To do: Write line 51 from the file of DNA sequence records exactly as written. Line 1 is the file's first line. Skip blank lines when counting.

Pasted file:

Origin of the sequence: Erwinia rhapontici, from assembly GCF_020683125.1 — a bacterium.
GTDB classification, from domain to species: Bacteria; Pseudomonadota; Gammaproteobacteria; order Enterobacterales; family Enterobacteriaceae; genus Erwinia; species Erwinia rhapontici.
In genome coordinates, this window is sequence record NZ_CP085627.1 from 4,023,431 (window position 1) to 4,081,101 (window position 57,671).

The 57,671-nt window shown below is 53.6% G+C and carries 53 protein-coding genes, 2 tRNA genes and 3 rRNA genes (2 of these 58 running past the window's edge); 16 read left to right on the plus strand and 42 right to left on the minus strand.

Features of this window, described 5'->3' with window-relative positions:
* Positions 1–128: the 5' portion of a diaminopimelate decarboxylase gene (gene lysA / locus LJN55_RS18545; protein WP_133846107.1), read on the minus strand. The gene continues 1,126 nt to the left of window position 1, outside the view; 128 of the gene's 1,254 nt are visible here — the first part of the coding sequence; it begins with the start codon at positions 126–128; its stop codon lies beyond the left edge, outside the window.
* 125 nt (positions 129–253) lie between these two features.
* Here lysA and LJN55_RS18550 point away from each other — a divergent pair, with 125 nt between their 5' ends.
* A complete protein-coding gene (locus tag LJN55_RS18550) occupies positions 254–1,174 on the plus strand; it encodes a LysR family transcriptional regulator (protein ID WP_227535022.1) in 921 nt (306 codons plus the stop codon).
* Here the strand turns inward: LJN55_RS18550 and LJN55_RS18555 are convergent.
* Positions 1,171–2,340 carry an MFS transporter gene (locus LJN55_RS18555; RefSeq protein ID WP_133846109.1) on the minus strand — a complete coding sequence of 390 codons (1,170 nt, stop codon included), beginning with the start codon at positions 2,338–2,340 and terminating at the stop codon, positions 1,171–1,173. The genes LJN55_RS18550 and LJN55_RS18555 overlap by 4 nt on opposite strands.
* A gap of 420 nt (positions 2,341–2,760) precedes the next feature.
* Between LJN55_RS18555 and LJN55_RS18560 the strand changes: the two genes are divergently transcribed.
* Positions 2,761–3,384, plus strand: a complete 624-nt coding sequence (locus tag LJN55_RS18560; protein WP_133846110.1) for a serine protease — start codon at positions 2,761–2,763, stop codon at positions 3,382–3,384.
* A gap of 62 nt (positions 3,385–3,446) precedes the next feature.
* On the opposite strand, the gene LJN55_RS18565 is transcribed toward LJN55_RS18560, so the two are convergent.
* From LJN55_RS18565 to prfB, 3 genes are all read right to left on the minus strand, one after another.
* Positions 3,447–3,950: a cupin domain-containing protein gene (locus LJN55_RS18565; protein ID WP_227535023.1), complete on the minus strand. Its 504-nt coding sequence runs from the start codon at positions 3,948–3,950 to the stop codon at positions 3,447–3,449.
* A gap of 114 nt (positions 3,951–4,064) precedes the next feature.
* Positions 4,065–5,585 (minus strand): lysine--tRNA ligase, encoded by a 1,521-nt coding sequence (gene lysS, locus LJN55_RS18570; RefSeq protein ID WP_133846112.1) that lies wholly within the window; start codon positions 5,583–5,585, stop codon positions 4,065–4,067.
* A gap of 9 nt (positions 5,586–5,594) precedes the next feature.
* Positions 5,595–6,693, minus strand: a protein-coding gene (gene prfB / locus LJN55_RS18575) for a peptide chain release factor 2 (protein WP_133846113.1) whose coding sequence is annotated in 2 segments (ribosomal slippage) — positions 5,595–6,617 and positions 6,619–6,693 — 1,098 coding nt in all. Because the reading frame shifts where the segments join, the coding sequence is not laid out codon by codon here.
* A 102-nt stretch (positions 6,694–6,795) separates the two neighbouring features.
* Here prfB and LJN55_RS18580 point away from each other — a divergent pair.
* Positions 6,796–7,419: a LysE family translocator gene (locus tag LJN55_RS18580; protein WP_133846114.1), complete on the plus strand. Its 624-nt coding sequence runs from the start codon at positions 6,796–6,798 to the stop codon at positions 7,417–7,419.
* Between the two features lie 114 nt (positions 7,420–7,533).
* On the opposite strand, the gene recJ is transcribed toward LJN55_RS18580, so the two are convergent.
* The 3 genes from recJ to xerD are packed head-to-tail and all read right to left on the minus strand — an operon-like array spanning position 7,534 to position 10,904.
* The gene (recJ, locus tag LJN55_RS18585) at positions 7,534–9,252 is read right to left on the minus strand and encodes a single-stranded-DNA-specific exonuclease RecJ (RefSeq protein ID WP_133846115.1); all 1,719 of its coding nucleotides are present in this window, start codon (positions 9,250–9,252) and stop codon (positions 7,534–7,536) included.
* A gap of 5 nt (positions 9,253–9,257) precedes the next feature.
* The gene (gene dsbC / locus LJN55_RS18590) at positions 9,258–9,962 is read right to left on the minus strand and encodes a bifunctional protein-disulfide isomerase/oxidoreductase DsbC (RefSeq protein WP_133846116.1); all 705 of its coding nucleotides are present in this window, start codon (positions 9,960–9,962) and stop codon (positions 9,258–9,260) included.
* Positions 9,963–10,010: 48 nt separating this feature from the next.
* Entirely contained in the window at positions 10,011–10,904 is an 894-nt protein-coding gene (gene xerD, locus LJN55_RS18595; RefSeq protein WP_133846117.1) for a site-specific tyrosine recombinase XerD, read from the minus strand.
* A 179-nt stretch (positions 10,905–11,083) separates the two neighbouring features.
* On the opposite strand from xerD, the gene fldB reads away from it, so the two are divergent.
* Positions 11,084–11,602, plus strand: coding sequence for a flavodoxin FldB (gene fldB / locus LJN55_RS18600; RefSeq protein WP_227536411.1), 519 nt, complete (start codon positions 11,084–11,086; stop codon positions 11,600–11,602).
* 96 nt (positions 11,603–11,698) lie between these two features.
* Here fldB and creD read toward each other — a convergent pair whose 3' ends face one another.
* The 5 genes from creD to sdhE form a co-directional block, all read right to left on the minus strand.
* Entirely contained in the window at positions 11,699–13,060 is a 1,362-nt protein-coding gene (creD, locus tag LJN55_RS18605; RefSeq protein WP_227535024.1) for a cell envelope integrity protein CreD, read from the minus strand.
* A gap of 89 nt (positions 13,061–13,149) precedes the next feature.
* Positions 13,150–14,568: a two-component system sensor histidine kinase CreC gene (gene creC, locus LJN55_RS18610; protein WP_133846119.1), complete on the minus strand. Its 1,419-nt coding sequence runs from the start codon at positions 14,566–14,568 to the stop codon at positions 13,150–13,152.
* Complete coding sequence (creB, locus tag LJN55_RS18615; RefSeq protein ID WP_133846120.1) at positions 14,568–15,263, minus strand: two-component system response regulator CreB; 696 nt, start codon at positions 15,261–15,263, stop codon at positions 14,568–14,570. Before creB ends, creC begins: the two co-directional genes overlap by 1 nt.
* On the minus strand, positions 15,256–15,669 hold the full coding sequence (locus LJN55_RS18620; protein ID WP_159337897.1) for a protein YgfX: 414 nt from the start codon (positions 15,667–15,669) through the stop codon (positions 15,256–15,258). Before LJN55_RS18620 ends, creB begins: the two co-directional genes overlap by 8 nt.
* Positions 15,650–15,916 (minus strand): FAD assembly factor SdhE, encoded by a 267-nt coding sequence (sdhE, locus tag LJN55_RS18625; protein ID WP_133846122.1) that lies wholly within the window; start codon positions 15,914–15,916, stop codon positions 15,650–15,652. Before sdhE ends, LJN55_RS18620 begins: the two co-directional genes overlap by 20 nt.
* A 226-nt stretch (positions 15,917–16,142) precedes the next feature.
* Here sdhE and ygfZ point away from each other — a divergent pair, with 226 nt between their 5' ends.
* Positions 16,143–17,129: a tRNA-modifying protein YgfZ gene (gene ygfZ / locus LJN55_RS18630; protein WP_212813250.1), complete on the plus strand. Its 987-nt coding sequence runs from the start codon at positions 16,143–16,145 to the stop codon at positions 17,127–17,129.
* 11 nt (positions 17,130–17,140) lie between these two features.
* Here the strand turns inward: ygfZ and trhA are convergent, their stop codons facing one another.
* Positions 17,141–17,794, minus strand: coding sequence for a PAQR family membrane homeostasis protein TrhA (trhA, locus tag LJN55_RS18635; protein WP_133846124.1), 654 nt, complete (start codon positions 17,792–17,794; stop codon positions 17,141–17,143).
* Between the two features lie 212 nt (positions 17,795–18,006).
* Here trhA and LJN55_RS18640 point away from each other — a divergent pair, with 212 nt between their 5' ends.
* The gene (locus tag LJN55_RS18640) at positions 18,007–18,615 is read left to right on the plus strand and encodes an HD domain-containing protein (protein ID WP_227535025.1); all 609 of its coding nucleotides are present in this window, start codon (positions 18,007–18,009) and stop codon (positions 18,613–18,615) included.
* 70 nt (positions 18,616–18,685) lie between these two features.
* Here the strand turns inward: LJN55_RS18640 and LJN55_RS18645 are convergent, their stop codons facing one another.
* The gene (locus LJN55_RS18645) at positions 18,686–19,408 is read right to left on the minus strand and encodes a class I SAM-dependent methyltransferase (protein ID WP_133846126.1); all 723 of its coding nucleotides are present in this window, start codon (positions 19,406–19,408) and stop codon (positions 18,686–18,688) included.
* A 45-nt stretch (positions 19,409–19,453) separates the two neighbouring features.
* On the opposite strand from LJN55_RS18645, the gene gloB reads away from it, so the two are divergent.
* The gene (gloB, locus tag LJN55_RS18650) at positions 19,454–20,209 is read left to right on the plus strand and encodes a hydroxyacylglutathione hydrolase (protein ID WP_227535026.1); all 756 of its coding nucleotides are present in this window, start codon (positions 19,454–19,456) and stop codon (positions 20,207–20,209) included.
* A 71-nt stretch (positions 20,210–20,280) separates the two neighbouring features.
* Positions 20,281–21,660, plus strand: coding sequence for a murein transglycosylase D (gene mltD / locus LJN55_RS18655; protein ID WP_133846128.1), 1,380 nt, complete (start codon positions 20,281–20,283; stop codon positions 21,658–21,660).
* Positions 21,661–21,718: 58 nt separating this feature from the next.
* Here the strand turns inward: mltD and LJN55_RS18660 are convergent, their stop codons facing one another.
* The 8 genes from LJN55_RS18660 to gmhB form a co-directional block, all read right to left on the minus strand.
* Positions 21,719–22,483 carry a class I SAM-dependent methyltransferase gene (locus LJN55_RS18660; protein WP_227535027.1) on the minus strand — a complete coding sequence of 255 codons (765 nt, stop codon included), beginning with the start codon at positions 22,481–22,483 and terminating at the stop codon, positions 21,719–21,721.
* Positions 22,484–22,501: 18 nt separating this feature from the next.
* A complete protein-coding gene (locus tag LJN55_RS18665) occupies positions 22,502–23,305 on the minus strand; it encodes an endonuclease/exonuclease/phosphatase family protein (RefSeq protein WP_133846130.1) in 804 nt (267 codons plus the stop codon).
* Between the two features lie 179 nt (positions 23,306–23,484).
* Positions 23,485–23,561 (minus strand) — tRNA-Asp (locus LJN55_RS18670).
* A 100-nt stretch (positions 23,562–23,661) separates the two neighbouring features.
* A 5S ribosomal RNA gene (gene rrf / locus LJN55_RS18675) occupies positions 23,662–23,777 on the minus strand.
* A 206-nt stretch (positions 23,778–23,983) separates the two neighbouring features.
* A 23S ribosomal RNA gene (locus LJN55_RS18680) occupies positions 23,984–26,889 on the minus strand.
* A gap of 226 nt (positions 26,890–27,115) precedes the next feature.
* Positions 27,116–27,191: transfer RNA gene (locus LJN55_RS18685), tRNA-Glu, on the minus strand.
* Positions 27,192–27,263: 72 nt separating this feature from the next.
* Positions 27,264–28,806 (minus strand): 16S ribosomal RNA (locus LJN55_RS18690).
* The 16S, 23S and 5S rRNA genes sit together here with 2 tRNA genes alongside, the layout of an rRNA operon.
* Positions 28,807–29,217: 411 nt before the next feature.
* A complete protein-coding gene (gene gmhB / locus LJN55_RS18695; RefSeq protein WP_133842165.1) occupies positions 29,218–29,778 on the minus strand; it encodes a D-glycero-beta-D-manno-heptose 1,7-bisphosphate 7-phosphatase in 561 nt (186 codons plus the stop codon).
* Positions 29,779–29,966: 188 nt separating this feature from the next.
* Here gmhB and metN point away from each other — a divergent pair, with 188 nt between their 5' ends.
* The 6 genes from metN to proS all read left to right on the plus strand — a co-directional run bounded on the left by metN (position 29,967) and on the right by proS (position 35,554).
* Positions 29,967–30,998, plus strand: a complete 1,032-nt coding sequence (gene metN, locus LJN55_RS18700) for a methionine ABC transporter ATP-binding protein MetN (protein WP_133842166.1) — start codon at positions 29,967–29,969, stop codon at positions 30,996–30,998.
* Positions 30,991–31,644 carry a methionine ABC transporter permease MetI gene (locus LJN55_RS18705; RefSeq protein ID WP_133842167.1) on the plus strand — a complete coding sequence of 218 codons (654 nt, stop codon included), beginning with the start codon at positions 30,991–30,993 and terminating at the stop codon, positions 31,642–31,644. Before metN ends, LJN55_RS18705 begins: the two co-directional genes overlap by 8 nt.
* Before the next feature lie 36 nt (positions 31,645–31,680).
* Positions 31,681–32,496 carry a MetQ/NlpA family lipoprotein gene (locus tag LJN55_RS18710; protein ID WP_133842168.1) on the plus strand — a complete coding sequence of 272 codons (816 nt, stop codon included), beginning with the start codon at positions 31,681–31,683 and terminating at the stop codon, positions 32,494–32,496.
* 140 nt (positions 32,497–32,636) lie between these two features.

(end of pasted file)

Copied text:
* Positions 17,141–17,794, minus strand: coding sequence for a PAQR family membrane homeostasis protein TrhA (trhA, locus tag LJN55_RS18635; protein WP_133846124.1), 654 nt, complete (start codon positions 17,792–17,794; stop codon positions 17,141–17,143).